Papua New Guinea: UN mission in Bougainville extended through year's end
Eyeing the possibility of elections in Bougainville by the end of the year, the Security Council has agreed to a final six-month extension of the mandate of the United Nations mission there in order for it to finish tasks related to the implementation of the peace agreement between pro-independence groups and the Government of Papua New Guinea.
Secretary-General Kofi Annan had asked the Council to prolong the UN Observer Mission in Bougainville (UNOMB) through 31 December following a request of Papua New Guinea's Foreign Minister, Sir Rabbie Namaliu.
The Secretary-General noted that since May, UNOMB had reported further progress by the parties in the implementation of the Bougainville Peace Agreement, including the destruction of more weapons that had been collected from ex-combatants.
Mr. Annan also said the Bougainville Constituent Assembly was expected to adopt a new constitution in mid-July - to be approved soon thereafter by the Government of Papua New Guinea - after it was finalized by the Bougainville Constitution Commission.
"This, in turn, will set in motion preparations for the election of the first autonomous Bougainville government…[and] it is the intention of the parties to hold elections by the end of 2004," Mr. Annan writes.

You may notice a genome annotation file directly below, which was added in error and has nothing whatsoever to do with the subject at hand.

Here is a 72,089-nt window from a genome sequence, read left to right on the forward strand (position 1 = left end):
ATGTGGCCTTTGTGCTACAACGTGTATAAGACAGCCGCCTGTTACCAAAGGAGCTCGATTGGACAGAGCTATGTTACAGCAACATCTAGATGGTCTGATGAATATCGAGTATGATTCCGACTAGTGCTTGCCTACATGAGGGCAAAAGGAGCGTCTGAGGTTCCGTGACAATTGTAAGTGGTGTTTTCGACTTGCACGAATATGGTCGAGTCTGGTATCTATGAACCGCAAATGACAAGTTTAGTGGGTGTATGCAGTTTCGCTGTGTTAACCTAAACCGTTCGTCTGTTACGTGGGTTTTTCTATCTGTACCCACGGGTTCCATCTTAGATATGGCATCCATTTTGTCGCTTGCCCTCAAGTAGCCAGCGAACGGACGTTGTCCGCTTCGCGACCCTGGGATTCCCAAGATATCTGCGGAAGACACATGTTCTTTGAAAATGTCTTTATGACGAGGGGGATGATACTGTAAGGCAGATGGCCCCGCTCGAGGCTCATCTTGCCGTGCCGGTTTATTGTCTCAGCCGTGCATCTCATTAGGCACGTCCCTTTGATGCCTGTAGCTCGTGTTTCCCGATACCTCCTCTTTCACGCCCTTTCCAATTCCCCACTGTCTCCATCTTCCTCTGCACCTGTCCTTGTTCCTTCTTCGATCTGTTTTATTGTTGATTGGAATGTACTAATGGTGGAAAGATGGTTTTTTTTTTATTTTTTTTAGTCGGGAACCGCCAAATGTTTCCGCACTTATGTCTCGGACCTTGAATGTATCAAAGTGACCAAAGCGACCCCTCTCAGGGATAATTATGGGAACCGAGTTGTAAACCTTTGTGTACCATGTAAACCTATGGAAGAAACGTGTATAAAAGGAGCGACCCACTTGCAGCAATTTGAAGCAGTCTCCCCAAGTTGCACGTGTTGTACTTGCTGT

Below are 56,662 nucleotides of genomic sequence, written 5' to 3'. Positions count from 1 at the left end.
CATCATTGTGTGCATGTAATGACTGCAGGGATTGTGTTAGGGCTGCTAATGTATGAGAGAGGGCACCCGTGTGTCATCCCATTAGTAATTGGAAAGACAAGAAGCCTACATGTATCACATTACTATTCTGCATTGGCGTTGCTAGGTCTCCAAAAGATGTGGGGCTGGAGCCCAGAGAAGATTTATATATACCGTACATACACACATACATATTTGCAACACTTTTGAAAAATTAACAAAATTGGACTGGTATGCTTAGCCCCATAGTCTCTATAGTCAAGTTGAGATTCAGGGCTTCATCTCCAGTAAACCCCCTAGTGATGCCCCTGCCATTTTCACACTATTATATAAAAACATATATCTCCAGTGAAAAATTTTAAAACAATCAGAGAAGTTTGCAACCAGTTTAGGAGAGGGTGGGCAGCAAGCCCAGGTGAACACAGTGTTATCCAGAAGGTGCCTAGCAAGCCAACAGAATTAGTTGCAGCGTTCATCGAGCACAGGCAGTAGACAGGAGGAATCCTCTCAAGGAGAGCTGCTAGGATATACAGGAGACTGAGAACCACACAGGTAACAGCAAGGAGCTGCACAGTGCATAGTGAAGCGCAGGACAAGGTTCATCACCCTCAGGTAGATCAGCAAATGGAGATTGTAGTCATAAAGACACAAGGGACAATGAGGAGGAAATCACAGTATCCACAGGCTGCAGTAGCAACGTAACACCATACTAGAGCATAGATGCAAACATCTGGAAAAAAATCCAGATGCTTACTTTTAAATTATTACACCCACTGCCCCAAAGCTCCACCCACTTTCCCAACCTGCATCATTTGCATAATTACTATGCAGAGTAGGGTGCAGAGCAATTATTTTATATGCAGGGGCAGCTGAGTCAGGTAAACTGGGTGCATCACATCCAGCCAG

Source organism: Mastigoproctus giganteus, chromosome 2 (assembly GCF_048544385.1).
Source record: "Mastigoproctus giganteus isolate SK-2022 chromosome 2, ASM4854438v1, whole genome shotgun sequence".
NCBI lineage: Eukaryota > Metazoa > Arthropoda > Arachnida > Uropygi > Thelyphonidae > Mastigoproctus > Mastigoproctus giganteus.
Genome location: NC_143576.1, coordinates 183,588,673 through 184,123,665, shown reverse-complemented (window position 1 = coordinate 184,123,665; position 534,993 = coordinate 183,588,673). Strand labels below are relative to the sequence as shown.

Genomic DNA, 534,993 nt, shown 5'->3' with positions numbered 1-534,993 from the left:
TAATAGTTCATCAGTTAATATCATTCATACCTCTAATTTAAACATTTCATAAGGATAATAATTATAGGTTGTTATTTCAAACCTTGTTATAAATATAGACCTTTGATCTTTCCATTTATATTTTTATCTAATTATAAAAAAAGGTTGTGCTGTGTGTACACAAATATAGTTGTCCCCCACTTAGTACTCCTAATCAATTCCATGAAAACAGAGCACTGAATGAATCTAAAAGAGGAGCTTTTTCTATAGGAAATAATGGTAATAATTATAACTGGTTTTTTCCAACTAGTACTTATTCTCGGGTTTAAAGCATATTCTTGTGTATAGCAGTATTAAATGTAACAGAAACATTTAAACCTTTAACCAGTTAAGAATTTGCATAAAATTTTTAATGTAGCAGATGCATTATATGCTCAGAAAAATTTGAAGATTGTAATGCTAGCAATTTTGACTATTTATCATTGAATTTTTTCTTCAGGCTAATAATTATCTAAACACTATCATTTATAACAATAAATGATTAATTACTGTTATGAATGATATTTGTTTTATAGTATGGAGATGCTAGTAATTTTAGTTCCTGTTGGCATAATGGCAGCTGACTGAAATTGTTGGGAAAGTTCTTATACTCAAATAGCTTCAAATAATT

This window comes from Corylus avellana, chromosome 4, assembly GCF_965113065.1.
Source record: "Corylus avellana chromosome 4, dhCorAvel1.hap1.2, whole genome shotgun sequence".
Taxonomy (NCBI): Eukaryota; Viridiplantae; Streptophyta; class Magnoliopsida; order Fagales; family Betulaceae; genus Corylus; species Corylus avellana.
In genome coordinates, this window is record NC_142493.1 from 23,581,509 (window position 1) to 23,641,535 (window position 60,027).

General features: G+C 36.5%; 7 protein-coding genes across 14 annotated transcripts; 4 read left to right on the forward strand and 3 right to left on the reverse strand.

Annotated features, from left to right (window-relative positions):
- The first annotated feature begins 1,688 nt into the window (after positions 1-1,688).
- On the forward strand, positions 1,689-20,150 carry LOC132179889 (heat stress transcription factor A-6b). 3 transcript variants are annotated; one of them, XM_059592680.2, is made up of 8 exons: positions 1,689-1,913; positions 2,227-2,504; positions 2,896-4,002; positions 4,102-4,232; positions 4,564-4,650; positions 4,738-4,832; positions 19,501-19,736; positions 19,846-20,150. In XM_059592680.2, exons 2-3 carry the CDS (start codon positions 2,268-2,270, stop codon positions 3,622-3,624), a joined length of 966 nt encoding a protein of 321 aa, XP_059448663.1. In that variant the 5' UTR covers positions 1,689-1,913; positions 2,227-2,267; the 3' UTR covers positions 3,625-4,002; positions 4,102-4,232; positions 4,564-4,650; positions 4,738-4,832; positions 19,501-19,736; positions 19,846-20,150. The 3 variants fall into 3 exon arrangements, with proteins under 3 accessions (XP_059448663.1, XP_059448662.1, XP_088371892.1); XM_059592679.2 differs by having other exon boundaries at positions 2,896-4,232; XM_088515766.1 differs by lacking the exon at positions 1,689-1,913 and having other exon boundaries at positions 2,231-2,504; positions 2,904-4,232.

Given such progress and the crucial role of UNOMB in building confidence among the parties, he recommended the six-month extension of the mission's mandate from 1 July to 31 December.
The Council stressed that the extension will be final and asked the Secretary-General to report within three months on a mission-closure plan.
UNOMB took over at the beginning of 2004 from the UN Political Office in Bougainville (UNPOB) - which was established in 1998 to help with the peace process - to complete UNPOB's remaining tasks and to facilitate a smooth transition in the lead-up to the election of an autonomous government in Bougainville.